Provides predicates for log entries in log files of other programs.
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README.md

pimatic log-reader plugin

The log-reader let you define sensors based on log entries in log files of other programs. So you can trigger rules based on log entries. See the example-Section for more details.

Configuration:

Add the plugin to to plugins-Array in the config.json file:

{ 
  "plugin": "log-reader"
}

Then add a sensor for your log-entries to the devices section:

{
  "id": "some-id",
  "name": "some name",
  "class": "LogWatcher",
  "file": "/var/log/some-logfile",
  "attributes": [
    "someAttr"
  ],
  "lines": [
    {
      "match": "some log entry 1",
      "predicate": "entry 1",
      "someAttr": "1" 
    },
    {
      "match": "some log entry 2",
      "predicate": "entry 2",
      "someAttr": "2"
    }
  ]
}

Then you can use the predicates defined in your config.

Examples:

Turn a speaker on and off when a music player starts or stops playing:

Assuming that you are using gmediarender and the log is written to "/var/log/gmediarender". Then define following sensor:

{
  "id": "gmediarender-status",
  "name": "Music Player",
  "class": "LogWatcher",
  "file": "/var/log/gmediarender",
  "attributes": [
    "music-state"
  ],
  "lines": [
    {
      "match": "TransportState: PLAYING",
      "predicate": "music starts",
      "music-state": "playing" 
    },
    {
      "match": "TransportState: STOPPED",
      "predicate": "music stops",
      "music-state": "stopped"
    }
  ]
}

and add the following rules for an existing speaker actuator:

when music starts then turn the speaker on

when music stops then turn the speaker off

Turn the printer on when you start printing:

Define the following sensor:

{
  "id": "printer-status",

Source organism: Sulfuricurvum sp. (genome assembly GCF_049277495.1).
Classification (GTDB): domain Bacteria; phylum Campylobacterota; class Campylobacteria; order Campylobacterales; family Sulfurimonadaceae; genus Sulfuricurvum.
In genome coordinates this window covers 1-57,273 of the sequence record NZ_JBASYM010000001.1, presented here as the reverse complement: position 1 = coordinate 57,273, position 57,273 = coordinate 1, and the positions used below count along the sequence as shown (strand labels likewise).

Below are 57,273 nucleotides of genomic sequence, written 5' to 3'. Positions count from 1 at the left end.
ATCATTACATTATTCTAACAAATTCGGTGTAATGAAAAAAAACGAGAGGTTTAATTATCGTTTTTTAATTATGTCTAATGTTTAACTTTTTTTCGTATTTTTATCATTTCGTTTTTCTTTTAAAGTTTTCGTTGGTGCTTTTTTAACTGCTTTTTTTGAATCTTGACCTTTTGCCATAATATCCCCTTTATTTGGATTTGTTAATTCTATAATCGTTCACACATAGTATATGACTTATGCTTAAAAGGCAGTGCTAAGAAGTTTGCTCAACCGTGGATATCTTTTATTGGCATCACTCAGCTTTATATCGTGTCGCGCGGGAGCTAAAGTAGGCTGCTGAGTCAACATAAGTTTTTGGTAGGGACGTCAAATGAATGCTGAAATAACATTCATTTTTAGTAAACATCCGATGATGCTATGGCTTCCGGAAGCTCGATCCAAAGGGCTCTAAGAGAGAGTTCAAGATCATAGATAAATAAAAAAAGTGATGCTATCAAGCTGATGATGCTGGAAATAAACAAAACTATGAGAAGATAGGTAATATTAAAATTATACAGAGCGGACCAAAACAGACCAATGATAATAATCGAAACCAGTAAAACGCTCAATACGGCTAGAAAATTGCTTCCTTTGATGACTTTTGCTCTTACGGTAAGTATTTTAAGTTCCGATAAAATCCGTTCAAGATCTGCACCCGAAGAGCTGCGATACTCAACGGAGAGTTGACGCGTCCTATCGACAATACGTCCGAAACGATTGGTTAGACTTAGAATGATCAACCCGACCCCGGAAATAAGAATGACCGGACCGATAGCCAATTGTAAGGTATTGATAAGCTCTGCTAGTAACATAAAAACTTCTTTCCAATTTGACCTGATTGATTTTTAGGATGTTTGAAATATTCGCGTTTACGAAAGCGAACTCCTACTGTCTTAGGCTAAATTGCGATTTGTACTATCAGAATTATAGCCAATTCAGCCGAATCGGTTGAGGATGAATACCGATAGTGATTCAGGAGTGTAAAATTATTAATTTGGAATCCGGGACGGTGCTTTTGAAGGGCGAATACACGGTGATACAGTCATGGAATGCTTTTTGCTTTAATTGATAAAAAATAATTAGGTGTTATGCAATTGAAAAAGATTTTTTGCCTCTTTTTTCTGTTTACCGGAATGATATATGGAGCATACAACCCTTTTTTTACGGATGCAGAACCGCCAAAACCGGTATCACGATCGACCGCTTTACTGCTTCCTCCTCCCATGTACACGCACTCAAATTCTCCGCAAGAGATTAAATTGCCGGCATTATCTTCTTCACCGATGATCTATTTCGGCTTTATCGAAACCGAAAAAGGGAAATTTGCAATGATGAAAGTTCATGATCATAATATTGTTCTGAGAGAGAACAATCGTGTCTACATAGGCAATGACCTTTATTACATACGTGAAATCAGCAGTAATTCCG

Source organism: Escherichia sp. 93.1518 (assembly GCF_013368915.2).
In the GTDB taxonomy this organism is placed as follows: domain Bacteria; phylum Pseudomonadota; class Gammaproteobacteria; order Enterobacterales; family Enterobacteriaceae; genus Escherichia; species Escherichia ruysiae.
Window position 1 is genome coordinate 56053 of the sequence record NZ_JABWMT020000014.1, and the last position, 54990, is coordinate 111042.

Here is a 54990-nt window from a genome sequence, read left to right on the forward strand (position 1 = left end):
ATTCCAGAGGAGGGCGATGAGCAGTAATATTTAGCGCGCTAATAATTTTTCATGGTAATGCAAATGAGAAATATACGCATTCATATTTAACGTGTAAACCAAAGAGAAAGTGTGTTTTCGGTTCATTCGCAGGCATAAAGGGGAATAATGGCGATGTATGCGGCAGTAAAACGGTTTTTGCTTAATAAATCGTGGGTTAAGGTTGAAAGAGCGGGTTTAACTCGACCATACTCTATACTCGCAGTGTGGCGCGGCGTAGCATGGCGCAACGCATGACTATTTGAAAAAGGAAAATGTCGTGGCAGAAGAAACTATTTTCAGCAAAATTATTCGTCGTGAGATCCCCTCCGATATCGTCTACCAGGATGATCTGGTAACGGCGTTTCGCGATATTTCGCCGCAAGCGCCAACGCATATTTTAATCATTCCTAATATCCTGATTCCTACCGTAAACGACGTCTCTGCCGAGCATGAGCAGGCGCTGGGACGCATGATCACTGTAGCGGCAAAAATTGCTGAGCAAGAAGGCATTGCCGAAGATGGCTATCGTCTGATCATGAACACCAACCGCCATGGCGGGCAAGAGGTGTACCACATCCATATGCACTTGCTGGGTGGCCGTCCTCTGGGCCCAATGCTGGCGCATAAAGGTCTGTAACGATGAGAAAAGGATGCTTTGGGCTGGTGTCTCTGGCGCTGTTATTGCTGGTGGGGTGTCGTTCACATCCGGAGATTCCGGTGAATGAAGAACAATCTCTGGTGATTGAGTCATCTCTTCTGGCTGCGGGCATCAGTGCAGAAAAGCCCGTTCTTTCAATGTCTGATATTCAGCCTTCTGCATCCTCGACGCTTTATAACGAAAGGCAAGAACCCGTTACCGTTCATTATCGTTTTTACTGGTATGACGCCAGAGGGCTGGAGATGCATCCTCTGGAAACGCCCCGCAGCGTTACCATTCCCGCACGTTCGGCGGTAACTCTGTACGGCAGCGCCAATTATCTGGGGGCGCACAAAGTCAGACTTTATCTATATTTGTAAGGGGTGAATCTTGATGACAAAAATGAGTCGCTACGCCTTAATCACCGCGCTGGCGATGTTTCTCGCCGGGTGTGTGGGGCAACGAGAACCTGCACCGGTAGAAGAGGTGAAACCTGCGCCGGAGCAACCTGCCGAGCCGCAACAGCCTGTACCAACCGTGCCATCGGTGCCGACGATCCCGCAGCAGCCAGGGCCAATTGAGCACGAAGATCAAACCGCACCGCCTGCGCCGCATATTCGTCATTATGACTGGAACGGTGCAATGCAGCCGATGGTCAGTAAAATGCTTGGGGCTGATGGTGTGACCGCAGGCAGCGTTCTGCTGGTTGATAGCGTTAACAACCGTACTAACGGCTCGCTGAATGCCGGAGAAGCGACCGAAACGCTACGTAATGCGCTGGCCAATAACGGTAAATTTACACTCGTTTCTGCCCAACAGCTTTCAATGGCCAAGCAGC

"name": "Printer Log",
  "class": "LogWatcher",
  "file": "/var/log/cups/page_log",
  "attributes": [],
  "lines": [
    {
      "match": "psc_1100",
      "predicate": "new print job"
    }
  ]
}

and define the rule:

if new print job then turn printer on

Gather temperature values from a log file:

If the log file looks like this:

temperature: 21.1
temperature: 22.2

You can create a TemperatureSensor for this with:

{
  "id": "temperature-from-logfile",
  "name": "Temperature",
  "class": "LogWatcher",
  "file": "/var/log/temperature",
  "attributes": [
    {
      "name": "temperature",
      "type": "number",
      "unit": "°C",
      "acronym": "T"
    }
  ],
  "lines": [
    {
      "match": "temperature: (.+)",
      "temperature": "$1"
    }
  ]
}

Get a switch state from a logfile:

If the log file looks like this:

Switch1: On
Switch1: Off

You can create a SwitchSensor for this with:

{
  "id": "switchstate-from-logfile",
  "name": "Switch",
  "class": "LogWatcher",
  "file": "/var/log/switch",
  "attributes": [
    {
      "name": "Switch1",
      "type": "boolean",
      "discrete": true
    }
  ],
  "lines": [
    {
      "match": "Switch1: On",
      "Switch1": true
    },
    {
      "match": "Switch1: Off",
      "Switch1": false
    }
  ]
}

{
  "id": "switchstate-from-logfile",
  "name": "Switch",
  "class": "LogWatcher",
  "file": "/var/log/switch",
  "attributes": [
    {
      "name": "Switch1",
      "type": "boolean"
      "labels": [
        "Is switched on",
        "Is switched off"
      ]
    }
  ],
  "lines": [
    {
      "match": "Switch1: On",
      "Switch1": true
    },
    {
      "match": "Switch1: Off",
      "Switch1": false
    }
  ]
}